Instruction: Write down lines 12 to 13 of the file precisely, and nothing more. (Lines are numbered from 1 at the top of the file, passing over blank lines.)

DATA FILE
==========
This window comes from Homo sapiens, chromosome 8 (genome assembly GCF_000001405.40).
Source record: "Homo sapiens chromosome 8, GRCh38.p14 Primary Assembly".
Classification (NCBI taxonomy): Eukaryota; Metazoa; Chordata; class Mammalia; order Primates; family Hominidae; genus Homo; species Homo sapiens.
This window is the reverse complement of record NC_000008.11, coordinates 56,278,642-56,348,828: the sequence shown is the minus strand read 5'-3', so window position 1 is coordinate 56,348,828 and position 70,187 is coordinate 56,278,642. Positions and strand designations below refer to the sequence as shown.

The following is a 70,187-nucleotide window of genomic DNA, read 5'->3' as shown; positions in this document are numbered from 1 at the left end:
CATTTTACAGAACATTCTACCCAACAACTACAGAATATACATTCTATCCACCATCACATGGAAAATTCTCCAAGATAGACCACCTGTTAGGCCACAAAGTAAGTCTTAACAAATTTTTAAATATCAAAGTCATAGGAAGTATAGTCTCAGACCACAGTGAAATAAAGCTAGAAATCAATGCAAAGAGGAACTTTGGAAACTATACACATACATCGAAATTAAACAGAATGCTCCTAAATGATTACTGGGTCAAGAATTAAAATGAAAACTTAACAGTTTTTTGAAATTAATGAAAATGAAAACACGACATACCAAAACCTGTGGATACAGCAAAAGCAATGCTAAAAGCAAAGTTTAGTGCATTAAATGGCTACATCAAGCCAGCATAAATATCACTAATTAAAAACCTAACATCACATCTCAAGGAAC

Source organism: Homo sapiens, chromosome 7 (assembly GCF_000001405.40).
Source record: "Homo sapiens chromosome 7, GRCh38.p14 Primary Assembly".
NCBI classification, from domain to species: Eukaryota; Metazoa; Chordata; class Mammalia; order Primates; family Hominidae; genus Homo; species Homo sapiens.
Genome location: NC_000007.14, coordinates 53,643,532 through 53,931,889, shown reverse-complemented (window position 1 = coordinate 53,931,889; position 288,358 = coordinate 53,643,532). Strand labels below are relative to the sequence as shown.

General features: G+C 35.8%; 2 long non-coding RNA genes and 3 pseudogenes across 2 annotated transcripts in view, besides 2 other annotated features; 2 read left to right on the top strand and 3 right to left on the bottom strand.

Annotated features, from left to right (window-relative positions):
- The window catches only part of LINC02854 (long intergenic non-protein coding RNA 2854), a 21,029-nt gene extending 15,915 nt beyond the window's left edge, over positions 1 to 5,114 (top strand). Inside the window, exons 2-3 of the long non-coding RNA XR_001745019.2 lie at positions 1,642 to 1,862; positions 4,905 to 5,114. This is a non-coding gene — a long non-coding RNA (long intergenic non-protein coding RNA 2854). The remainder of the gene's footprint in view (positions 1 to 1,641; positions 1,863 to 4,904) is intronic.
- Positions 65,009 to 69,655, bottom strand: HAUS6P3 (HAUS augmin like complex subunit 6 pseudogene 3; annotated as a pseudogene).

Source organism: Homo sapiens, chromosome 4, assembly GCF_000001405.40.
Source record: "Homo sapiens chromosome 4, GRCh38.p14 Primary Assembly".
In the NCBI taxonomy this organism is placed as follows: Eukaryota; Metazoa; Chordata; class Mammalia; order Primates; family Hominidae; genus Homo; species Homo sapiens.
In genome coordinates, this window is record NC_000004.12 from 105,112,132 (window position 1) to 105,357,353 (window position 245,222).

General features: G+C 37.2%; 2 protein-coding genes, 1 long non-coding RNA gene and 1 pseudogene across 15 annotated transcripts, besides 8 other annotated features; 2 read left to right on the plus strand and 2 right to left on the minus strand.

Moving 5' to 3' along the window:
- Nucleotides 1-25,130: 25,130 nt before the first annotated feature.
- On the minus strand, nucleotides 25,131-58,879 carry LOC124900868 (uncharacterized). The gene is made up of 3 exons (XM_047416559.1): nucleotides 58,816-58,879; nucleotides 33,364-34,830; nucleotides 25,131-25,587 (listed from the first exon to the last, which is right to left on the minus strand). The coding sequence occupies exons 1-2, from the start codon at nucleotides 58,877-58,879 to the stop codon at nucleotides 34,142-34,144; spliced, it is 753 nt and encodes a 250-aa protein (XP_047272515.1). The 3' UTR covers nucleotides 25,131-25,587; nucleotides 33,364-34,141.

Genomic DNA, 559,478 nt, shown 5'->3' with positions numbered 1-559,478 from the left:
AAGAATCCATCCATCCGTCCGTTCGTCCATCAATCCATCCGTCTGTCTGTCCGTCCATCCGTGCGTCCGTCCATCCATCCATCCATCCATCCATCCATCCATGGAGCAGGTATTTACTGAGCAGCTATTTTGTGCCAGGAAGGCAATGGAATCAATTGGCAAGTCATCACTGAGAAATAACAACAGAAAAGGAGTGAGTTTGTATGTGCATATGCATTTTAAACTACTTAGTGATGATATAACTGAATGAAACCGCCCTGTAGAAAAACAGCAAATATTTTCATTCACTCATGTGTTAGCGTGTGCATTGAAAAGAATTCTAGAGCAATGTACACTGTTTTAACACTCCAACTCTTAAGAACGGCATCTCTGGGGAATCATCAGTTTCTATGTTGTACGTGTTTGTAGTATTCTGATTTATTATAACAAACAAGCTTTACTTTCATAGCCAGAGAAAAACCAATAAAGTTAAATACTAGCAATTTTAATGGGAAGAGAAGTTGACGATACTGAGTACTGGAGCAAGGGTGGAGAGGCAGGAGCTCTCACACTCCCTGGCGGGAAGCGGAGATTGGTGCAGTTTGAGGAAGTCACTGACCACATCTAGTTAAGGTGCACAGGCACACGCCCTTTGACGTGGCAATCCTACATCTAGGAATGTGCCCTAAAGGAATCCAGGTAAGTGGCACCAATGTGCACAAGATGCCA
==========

Annotated features, from left to right (window-relative positions):
- The window catches only part of LINC02854 (long intergenic non-protein coding RNA 2854), a 21,029-nt gene extending 15,915 nt beyond the window's left edge, over positions 1 to 5,114 (top strand). Inside the window, exons 2-3 of the long non-coding RNA XR_001745019.2 lie at positions 1,642 to 1,862; positions 4,905 to 5,114. This is a non-coding gene — a long non-coding RNA (long intergenic non-protein coding RNA 2854). The remainder of the gene's footprint in view (positions 1 to 1,641; positions 1,863 to 4,904) is intronic.